Mercuria v. Citibank: the implications for commodity repo transactions

Feature | 26 May 2015

By Anna Koshy, Associate, Sullivan & Worcester UK LLP (pictured)

After nearly six months, the eagerly-awaited judgment in the Mercuria v. Citibank case was issued on Friday 22 May 2015. This article considers what effect, in our opinion, this case will have for commodity repos, both commercially and legally.

In short, Mercuria won and is not obliged to purchase around US$271m worth of metals from Citibank. This was on the basis that Citibank could not make good delivery of the metals to Mercuria merely by tendering warehouse receipts, since there was no attornment (i.e. acknowledgment from the third party holding the goods of the transfer to Mercuria). However, it was also held that Mercuria had materially breached certain provisions of the agreements between the parties by failing to purchase the metal on the relevant due dates in accordance with its obligations under the documents (even though Citibank would not have been able to make valid delivery) and Citibank is therefore entitled to terminate the master agreements between the parties.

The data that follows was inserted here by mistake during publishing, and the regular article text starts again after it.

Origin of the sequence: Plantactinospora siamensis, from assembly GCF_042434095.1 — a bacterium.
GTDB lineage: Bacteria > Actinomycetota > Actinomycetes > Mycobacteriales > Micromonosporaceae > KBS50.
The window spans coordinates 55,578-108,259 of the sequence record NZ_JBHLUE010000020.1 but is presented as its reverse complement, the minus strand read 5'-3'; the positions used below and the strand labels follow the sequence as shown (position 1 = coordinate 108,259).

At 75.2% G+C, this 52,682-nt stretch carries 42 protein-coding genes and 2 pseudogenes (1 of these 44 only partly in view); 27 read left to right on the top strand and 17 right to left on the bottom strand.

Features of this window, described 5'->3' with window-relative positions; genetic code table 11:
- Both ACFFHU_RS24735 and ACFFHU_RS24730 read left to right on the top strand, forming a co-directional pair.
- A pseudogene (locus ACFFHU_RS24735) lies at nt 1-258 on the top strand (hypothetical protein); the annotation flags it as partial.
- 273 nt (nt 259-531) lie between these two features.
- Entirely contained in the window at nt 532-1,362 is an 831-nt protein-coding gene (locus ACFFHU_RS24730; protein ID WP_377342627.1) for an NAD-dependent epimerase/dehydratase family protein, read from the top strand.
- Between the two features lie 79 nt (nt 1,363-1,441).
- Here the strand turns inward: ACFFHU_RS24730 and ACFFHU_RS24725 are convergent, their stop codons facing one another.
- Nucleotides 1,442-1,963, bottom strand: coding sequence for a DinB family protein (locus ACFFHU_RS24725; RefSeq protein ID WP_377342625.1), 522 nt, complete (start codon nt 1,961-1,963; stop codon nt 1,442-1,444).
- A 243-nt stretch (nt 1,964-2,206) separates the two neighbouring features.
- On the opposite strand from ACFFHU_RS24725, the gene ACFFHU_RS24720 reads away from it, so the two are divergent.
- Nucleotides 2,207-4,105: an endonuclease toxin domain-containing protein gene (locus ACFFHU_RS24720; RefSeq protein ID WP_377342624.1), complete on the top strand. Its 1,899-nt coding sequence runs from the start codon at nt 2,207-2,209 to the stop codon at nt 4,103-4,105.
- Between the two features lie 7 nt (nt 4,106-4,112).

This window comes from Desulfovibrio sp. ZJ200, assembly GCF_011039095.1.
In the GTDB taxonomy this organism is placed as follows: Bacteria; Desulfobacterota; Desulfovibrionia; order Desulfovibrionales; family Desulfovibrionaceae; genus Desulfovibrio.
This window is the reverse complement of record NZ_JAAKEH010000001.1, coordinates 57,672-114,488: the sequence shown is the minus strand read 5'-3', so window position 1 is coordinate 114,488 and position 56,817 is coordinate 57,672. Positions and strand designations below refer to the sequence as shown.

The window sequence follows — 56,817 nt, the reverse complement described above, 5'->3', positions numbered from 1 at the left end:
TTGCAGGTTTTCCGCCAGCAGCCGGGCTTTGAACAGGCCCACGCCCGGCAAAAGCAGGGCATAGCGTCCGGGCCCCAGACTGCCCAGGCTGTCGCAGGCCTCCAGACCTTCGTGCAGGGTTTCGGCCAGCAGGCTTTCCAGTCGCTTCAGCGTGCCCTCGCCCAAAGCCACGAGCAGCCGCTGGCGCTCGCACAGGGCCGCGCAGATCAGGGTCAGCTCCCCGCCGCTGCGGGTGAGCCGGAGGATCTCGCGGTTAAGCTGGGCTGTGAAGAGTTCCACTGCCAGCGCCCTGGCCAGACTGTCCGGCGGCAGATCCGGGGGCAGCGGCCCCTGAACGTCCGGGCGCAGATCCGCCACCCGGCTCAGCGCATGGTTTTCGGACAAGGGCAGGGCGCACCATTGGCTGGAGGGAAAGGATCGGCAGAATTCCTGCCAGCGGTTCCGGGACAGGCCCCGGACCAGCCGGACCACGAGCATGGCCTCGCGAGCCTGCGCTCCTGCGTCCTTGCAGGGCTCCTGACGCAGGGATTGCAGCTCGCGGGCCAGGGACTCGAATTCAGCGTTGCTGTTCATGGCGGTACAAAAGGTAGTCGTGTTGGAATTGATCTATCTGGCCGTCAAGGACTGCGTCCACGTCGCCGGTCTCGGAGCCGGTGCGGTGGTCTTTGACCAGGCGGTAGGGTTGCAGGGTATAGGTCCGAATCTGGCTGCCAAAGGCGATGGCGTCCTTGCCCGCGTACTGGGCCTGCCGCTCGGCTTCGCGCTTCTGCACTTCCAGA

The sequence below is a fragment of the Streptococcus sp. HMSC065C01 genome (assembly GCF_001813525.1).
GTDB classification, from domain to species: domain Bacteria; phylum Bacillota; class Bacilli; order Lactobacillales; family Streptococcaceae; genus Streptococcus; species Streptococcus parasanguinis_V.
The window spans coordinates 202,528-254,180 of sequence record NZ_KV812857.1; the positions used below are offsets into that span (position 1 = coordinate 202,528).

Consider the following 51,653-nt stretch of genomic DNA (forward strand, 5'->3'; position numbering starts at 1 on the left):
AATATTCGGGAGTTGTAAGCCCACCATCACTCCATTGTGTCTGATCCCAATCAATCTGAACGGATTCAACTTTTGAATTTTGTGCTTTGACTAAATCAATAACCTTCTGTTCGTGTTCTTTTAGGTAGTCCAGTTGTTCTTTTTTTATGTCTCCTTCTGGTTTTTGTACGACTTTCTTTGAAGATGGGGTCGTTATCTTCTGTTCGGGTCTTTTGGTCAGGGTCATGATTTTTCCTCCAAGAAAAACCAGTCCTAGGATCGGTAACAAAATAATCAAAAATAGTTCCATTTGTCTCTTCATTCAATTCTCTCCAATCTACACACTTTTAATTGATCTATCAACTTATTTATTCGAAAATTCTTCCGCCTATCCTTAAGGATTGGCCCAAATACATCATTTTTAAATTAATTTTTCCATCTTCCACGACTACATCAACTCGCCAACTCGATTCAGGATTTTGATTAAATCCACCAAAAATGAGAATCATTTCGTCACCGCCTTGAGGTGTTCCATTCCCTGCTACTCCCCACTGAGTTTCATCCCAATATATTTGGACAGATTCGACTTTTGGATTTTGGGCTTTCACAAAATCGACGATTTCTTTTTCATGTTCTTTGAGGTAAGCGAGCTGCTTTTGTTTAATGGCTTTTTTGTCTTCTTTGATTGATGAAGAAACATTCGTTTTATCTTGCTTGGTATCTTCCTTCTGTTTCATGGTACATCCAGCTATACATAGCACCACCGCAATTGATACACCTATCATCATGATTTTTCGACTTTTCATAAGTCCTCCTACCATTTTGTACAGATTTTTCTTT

The case centred on a series of sales and repurchases of metal between Mercuria and Citibank. It is interesting for the commodity market because the case deals specifically with a commodity repo structure between a bank and a trader. Generally, the “true sale” nature of commodity repo transactions (i.e. the transfer of title from one party to the other by way of sale, rather than the creation of a potentially unsecured loan obligation) is a key part of these structures. Although the true sale analysis was not central to the arguments between the parties and was not discussed in the judgment, the good news is that the judge (while acknowledging the commercial effect of the transactions was that Citibank provided financing to Mercuria) stated that “it is common ground that [these repo transactions] were true sales in which title and risk passed to Citi” (para 2). In our view, the recognition that the title and risk passed between the parties (not just a secured interest) is an important one and is a positive result for ongoing and future commodity repos. However, there are still a number of points to note from this case in respect of how these transactions should be documented and structured.